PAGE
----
That slogan comes from a 2005 commercial for Kraft Crumbles, “intense nuggets of real Kraft Cheese” that give your food “that big cheese taste that blows you away.” (You might remember that these crumbles were “crumbelievable,” and that America learned about them to the tune of EMF’s 1990 dance-pop classic, “Unbelievable.”) As the inauguration nears, the phrase has come to mind almost hourly: let’s get ready to crumble. Let us watch as the Thick Man, with his processed-cheese-product glow, assumes the mantle of power and crumbelievable rubble rains down from on high.
But you don’t simply wake up all ready to crumble. Crumbling preparedness takes time and effort. It begins by going to the movies.
At Anthology Film Archives, a series called “Inauguration of the Displeasure Dome” begins this weekend, aiming to help moviegoers cope with a Trump presidency with a mix of cautionary tales, dystopian epics, and (of course) depressing documentaries. At the center of it all is Elia Kazan’s A Face in the Crowd (1957), a film so perfectly suited for our moment that a toothless, vacuous remake must surely be on the lips of studio execs as I write this. Even the fiery tagline on its poster scans like ad copy for The Apprentice: “Power! He loved it! He took it raw in big gulpfuls … He liked the taste, the way it mixed with the bourbon and the sin in his blood!” (In light of last week’s revelations about the president-elect’s alleged sexual predilections, that bit about big gulpfuls is especially apropos.)
A Face in the Crowd stars Andy Griffith, playing terrifyingly against type as a drifter who claws his way up through the media ranks to a position of supreme celebrity demagoguery, his status seemingly impossible to diminish even as he courts opprobrium at every turn. To see the wholesome Griffith fulminating against the “rednecks, crackers, hillbillies, hausfraus, shut-ins, [and] pea-pickers” comprising his fanbase is to shudder with recognition. In one of the movie’s more famous rants, he brags about the loyalty of his audience in words that recall Trump’s line about being able to get away with murder on Fifth Avenue:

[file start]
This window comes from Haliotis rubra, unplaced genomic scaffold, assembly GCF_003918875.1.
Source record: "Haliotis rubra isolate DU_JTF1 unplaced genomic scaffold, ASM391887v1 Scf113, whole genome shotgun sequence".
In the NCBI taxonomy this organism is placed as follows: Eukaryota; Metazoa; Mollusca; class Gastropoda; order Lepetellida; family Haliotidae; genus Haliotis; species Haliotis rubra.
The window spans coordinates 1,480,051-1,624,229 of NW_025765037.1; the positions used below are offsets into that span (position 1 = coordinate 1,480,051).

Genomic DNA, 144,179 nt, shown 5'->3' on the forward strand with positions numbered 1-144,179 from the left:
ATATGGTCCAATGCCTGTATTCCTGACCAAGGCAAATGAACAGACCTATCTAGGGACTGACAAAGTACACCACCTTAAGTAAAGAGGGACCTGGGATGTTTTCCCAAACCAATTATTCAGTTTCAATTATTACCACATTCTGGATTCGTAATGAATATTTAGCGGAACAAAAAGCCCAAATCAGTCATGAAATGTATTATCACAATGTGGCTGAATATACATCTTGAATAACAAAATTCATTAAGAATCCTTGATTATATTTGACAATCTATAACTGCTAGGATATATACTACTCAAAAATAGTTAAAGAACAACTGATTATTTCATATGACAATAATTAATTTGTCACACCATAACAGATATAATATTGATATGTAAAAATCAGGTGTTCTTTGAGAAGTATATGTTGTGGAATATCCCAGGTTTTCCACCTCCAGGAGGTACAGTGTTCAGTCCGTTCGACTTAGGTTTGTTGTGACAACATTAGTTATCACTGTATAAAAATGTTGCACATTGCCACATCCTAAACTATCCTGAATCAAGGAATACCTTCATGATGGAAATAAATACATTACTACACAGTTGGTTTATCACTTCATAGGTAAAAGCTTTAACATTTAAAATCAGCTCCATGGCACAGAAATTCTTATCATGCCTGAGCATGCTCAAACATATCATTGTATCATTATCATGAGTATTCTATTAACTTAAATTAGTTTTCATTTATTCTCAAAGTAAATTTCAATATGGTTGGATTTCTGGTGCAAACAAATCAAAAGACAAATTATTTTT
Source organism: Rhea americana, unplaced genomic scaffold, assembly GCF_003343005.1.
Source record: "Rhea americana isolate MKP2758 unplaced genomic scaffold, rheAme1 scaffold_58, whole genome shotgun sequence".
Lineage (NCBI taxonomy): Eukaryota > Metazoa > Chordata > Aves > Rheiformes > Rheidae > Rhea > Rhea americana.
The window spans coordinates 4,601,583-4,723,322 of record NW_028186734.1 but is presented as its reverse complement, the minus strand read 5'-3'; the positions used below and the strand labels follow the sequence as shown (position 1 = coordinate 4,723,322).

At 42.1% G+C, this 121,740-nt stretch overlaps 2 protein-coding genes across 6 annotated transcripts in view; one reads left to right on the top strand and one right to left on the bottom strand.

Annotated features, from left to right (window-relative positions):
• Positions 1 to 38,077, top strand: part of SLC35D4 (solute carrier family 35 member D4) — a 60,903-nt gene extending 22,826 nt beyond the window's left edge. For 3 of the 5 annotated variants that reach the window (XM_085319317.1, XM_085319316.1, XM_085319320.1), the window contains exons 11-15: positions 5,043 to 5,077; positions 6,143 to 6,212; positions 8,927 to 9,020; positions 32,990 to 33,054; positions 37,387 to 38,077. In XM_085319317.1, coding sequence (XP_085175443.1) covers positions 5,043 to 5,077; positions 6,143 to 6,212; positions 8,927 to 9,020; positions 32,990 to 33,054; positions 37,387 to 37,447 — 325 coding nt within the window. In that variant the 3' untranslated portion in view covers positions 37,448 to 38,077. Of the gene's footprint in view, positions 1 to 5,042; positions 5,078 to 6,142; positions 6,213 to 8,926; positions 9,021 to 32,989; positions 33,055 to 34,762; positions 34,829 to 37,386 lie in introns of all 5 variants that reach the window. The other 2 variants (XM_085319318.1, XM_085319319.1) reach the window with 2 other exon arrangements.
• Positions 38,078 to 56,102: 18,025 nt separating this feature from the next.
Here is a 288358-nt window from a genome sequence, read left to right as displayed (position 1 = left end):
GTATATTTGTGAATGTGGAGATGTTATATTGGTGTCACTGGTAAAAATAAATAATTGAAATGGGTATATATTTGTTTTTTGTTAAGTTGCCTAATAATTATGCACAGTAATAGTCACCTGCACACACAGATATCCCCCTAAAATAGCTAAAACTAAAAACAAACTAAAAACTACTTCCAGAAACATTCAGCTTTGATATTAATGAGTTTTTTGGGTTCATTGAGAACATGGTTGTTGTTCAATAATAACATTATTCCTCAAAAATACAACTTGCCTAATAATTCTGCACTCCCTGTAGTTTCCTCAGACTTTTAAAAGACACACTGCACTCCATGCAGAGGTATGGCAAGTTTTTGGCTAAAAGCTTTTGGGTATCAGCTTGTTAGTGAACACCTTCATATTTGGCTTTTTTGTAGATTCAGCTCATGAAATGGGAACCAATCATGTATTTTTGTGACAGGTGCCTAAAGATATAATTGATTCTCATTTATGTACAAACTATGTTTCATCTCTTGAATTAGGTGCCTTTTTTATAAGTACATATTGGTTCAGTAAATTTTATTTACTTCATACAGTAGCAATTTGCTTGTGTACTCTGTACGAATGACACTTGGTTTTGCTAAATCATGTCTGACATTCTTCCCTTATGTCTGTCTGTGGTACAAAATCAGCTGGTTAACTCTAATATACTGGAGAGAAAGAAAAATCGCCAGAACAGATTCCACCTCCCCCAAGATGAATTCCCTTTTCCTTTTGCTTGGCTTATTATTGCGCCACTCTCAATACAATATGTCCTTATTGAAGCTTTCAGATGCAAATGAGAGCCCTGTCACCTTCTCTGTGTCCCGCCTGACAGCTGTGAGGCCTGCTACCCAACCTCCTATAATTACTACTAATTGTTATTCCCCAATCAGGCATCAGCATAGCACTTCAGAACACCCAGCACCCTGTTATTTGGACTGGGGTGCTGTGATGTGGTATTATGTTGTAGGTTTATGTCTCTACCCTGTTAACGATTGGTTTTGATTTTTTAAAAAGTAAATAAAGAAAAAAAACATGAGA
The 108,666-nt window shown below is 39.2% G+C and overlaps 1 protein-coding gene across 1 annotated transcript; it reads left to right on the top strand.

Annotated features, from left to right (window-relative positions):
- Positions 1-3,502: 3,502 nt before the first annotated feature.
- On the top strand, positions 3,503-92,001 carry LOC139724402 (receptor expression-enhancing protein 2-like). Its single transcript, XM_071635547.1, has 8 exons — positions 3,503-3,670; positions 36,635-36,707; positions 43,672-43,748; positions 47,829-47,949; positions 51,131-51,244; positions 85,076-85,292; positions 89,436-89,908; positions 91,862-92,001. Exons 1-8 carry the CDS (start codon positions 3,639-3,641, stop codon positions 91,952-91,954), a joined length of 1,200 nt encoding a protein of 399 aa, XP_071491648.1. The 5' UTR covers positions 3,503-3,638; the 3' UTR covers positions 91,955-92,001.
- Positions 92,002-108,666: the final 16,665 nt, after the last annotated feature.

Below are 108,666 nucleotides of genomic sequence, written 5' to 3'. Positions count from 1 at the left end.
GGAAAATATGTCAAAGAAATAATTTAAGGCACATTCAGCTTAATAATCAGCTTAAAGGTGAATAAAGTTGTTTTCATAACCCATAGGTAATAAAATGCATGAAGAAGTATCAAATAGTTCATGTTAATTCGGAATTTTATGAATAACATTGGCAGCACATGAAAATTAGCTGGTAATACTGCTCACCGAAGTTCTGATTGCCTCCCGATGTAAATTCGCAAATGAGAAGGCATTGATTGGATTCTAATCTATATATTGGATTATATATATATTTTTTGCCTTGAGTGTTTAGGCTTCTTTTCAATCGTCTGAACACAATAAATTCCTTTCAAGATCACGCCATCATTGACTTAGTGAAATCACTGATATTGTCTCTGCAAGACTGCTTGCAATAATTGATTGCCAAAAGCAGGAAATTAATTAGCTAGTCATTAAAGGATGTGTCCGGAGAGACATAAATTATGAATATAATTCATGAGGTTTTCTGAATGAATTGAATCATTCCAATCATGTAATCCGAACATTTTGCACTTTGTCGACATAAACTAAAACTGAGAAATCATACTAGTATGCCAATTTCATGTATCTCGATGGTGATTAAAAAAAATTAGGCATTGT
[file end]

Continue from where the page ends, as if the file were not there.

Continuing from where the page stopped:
Those morons out there? Shucks, I could take chicken fertilizer and sell it to them as caviar. I could make them eat dog food and think it was steak. Sure, I got ’em like this … You know what the public’s like? A cage of guinea pigs. Good night, you stupid idiots. Good night, you miserable slobs. They’re a lot of trained seals. I toss them a dead fish and they’ll flap their flippers.
And let’s not forget that at one point Griffith actually utters, with Trumpian relish, the words: “You’re fired.”
Budd Schulberg, who adapted the screenplay from his short story “Your Arkansas Traveler,” was also dispiritingly on the money when he had his cynical TV staff writer say that the national memory just doesn’t hang on to much, especially where scandal is concerned:
You’re gonna be back in television. Only it won’t be quite the same as it was before. There’ll be a reasonable cooling-off period and then somebody will say: “Why don’t we try him again in a inexpensive format. People’s memories aren’t too long.” And you know, in a way, he’ll be right. Some of the people will forget, and some of them won’t. Oh, you’ll have a show. Maybe not the best hour or, you know, top 10. Maybe not even in the top 35. But you’ll have a show. It just won’t be quite the same as it was before. Then a couple of new fellas will come along. And pretty soon, a lot of your fans will be flocking around them. And then one day, somebody’ll ask: “Whatever happened to, a, whatshisname? You know, the one who was so big. The number-one fella a couple of years ago. He was famous. How can we forget a name like that? Oh by the way, have you seen, a, Barry Mills? I think he’s the greatest thing since Will Rogers.”
I won’t spoil the finer points of the plot. I’ll just urge you to see A Face in the Crowd, which plays at Anthology on January 20, at 6:30, and on January 22, at 3:15. Bring your favorite Kraft snack. Because here it comes, friends. The Trump presidency, with that big cheese taste that blows you away.
Dan Piepenbring is the web editor of The Paris Review.